If you change your name when you get married (or any other time), be prepared for the extra paperwork. And as banks, lenders, and other institutions implement the name change, you might run into the occasional hiccup.
For example, one Credit.com reader discovered a hard pull on a credit report. The reader asked:
I recently got married and had my name changed. My landlord noticed on my proof of insurance that my name has changed. When they updated my name on their file, it automatically pulled a hard inquiry on my credit without my consent. Is it legal to pull a hard inquiry for updating [your] last name?
As the site explains: no, it’s not legal for institutions to pull a hard inquiry without your permission. You grant permission when you apply for a line of credit, for example. Soft inquiries don’t affect your credit, but hard inquiries do. In this case, the reader might have mistaken the soft pull for a hard one or the data provider may have actually made a mistake.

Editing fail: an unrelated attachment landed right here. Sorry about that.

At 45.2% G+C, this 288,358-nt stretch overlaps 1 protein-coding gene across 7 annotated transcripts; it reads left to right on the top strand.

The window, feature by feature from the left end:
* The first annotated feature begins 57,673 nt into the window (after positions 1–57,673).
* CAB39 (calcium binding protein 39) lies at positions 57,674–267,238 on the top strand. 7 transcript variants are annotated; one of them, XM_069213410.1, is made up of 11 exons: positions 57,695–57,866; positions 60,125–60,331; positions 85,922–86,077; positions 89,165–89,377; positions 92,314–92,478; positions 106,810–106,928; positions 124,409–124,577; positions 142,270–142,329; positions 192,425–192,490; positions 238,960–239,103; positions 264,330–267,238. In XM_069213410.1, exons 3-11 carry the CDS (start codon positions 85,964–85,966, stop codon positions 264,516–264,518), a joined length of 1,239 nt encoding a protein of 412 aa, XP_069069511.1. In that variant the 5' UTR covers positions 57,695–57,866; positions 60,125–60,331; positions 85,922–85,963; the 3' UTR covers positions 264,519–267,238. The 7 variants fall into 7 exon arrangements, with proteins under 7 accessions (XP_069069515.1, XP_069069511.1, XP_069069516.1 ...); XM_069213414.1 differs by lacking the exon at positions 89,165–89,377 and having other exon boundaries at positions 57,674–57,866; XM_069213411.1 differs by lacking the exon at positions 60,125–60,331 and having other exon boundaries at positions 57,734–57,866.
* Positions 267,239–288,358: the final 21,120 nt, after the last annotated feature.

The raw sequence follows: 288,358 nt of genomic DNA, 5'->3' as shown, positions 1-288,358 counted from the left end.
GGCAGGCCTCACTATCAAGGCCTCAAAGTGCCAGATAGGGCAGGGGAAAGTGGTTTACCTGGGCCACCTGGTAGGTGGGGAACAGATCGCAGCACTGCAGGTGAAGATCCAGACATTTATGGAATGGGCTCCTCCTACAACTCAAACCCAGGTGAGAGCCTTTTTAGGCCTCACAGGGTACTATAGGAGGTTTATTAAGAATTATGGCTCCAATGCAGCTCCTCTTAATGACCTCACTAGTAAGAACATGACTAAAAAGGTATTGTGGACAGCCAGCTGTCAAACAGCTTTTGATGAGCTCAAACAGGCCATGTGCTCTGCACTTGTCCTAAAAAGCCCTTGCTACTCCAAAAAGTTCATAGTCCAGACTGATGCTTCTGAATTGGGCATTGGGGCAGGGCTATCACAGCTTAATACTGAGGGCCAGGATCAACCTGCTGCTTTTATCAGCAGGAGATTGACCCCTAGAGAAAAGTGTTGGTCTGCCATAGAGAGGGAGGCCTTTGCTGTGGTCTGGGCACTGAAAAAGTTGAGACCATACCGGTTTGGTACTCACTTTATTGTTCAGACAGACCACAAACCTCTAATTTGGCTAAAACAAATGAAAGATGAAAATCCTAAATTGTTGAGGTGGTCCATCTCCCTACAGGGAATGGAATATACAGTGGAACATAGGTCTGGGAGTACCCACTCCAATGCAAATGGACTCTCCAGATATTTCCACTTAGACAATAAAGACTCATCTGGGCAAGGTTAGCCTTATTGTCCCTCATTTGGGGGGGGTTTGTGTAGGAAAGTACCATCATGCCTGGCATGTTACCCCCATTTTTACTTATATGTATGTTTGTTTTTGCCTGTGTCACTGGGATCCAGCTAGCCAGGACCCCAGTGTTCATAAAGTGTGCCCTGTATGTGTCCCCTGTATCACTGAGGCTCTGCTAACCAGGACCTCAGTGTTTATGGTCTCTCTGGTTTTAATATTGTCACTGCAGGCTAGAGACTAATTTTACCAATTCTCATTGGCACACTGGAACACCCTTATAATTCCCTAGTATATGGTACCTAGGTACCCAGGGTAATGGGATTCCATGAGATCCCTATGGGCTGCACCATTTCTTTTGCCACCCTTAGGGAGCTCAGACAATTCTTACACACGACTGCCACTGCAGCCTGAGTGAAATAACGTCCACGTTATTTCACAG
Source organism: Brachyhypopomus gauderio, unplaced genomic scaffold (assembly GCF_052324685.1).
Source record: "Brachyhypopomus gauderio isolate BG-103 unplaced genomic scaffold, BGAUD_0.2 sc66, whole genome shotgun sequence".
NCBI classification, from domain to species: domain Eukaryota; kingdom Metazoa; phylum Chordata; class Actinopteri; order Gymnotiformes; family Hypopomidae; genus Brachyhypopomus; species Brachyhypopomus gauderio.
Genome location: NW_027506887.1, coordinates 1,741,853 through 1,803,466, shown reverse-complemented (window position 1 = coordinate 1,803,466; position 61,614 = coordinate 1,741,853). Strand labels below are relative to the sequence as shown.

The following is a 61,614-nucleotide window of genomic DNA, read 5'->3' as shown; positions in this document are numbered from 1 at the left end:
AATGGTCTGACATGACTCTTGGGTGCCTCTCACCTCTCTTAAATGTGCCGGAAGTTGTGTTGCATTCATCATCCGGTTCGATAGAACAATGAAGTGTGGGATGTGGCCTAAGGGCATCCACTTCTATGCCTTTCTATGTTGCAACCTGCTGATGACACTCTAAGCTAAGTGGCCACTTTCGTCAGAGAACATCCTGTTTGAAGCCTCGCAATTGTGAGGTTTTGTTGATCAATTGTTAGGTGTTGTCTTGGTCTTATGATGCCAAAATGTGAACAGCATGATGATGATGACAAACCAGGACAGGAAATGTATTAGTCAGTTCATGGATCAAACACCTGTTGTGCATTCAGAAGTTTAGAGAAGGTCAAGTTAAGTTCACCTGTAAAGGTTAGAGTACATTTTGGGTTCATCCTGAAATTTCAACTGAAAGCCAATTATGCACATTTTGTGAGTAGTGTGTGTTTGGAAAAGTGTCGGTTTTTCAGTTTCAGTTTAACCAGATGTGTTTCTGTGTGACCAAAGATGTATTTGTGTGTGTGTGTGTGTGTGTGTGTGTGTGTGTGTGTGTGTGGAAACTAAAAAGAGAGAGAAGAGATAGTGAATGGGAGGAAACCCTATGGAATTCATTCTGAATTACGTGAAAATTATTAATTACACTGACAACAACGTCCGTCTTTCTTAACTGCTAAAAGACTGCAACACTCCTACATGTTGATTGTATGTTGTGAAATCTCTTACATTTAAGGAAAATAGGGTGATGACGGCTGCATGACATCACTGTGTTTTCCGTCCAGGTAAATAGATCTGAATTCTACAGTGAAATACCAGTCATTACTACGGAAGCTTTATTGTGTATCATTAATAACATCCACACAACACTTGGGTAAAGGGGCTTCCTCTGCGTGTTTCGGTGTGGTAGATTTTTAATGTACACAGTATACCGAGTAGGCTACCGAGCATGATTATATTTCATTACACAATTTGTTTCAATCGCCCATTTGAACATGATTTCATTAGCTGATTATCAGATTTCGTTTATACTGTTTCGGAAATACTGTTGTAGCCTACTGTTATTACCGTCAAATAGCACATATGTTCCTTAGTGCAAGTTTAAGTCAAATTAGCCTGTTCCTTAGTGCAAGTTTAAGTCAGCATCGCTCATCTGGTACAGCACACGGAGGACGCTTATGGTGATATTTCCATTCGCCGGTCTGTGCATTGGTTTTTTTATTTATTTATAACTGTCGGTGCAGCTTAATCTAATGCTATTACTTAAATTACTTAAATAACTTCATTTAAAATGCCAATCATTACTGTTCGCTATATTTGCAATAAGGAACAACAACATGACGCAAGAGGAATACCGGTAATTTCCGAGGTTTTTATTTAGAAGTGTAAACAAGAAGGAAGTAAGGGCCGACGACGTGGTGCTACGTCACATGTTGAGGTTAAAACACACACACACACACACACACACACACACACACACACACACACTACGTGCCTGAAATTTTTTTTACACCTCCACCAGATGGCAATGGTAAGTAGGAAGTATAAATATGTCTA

In either case, when you change your name, it’s worth checking your credit report for these mistakes. If you see a pull, ensure it’s just a soft one—they should be in an entirely different section, marked as such. If you’re certain it’s a hard pull, here’s a sample letter from the FTC you can use to dispute the error. For more detail on how to do this, head to Credit.com’s full post at the link below.
Photo by madebyWstudio
Someone Pulled My Credit Without My Approval. Can I Dispute It? | Credit.com